Bloom


Bloom
March 2022

This quilt will be donated as part of this year’s Hands2Help Challenge. This year, the challenge is being hosted by Mari over at The Academic Quilter. She will begin the sign-up process soon, so if you’re interested in joining this year’s challenge, check out her blog.

The backing fabric, shown here, is a Mary Engelbreit design from 2001, and has been living in my stash for about ten years now. I think the fabric is super cute, but every time I considered using it in a quilt, I was not sure how to cut the fabric. The individual elements are so close to one another, that I was concerned that even fussy cutting it would lose too many aspects of the overall design. I finally figured that using it as a backing on a baby quilt was going to do it the most justice. The piecing on the front mainly uses scraps and small pieces from my stash, and the flower pot is done using a raw-edge appliqué technique.

Baby Quilts Up for Auction


Scooter & Tod

I have donated these two recently finished scrappy quilts to my grandkids elementary school for a silent auction that will raise money for school programs. If you are interested in bidding on either of these baby quilts, you can bid on Scooter (airplane) here, and Tod (fox) here.

Each quilt measures 40″x40″ and is made from 100% cotton outer, with 80/20 cotton/poly batting, machine pieced and quilted.

The auction is open from March 11-19, 2022.

Scooter


Scooter
January 2022

Every Spring, I try to participate in the Hands2Help Challenge hosted by Sarah over at Confessions of a Fabric Addict @fabricaddictquilts. This year I decided to get a jump start on making baby quilts for this great cause. Since I was working to deplete my scraps bins with my recent Tod quilt, I kept the momentum going and made these yellow and blue log cabin blocks with “mostly” scraps. I say “mostly” because I was being a bit too fussy about the colorway, and did go into my stash for some of the blues and yellows. I made the airplane using a raw-edge appliqué technique.

Why the name? Scooter was a super sweet pound puppy that my sister had year’s ago. While this isn’t a dog, I thought the airplane was super sweet, and it reminded me of my sister – she’ll know why.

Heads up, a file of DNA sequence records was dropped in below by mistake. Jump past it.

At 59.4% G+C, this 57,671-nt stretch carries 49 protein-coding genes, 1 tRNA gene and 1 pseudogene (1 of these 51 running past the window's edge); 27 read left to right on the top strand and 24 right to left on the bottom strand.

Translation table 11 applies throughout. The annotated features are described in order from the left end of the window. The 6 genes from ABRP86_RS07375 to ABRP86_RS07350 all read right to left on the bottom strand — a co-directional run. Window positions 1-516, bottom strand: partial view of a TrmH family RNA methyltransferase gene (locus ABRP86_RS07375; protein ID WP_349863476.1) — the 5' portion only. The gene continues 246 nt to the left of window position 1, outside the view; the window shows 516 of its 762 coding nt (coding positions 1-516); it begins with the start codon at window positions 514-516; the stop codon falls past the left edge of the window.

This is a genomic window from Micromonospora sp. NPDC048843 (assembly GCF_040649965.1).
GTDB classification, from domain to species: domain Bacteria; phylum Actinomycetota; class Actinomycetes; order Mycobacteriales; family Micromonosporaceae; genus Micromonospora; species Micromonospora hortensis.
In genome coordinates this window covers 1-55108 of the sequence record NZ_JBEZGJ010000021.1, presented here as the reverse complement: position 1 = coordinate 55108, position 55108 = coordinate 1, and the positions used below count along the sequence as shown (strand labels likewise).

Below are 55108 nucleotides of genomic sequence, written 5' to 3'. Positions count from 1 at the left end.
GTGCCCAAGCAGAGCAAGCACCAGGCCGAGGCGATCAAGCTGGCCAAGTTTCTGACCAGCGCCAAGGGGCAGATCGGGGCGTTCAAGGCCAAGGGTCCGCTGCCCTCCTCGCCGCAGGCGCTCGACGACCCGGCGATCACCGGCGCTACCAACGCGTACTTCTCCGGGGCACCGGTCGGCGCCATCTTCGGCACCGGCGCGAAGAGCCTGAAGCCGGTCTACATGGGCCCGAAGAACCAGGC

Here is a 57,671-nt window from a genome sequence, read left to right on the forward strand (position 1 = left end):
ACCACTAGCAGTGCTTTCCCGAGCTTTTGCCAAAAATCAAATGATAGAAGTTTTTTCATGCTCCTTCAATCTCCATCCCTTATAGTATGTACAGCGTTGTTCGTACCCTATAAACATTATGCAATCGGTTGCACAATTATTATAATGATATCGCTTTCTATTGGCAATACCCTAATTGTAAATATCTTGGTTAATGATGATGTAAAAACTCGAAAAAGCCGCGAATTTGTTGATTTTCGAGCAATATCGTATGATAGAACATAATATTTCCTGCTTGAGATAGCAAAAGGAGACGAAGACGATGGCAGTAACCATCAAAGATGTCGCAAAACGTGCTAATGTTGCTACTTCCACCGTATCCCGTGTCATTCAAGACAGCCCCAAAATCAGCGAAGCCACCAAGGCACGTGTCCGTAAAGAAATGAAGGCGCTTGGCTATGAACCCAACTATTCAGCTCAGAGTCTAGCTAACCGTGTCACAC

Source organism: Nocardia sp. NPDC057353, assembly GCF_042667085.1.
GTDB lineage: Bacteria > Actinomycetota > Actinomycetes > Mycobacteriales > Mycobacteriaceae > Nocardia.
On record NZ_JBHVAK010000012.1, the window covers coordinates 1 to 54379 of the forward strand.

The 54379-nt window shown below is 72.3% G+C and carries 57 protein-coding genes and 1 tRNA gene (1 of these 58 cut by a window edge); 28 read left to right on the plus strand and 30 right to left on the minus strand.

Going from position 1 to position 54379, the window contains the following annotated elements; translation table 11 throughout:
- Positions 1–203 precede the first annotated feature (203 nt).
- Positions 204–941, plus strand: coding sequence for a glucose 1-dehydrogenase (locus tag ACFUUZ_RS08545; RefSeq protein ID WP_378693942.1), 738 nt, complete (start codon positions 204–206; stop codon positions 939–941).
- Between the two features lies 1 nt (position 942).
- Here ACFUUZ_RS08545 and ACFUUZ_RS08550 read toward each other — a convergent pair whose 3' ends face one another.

This has been donated to Friends of Short Avenue Elementary for a silent auction. If you are interested in bidding, you can do so here. The auction is open from March 11-19, 2022.

Tod


Tod
January 2022

While putting away my holiday scraps, I found that my reds bin was close to exploding. So, time for a red scrappy quilt! I kept this baby quilt super simple, patchworking 2″ blocks. As for the fox, I found a coloring page online, and then enlarged the image to the size I wanted, and traced directly from my monitor. I know all you techies are cringing, yes, it’s probably not good form to trace off a monitor, but I try to press only ‘very, very lightly’ 🙂 Typically, I either trace using my monitor, or against a window… of course, during daytime for using the window 😂 I made the fox using a raw-edge appliqué technique.

I often hear new quilters ask about the best way to store and manage their scraps. I hear some quilters suggest cutting into standard sizes before storing, and to only keep those pieces larger than 2″. My recommendation is to keep it all, and to not pre-cut it. Since I often dig into my scraps for appliqué projects, the size and irregularity of a piece is not a problem. I also enjoy the crumb block technique, which uses not only irregular shapes, but also very small pieces. Lastly, I sort scraps by color and use photo boxes to keep them in. This way, when the lid no longer wants to stay properly on the box, I know it’s time to do a scrappy quilt! If you are needing ideas for a scrappy quilt, check out Quilting is more fun than Housework’s blog.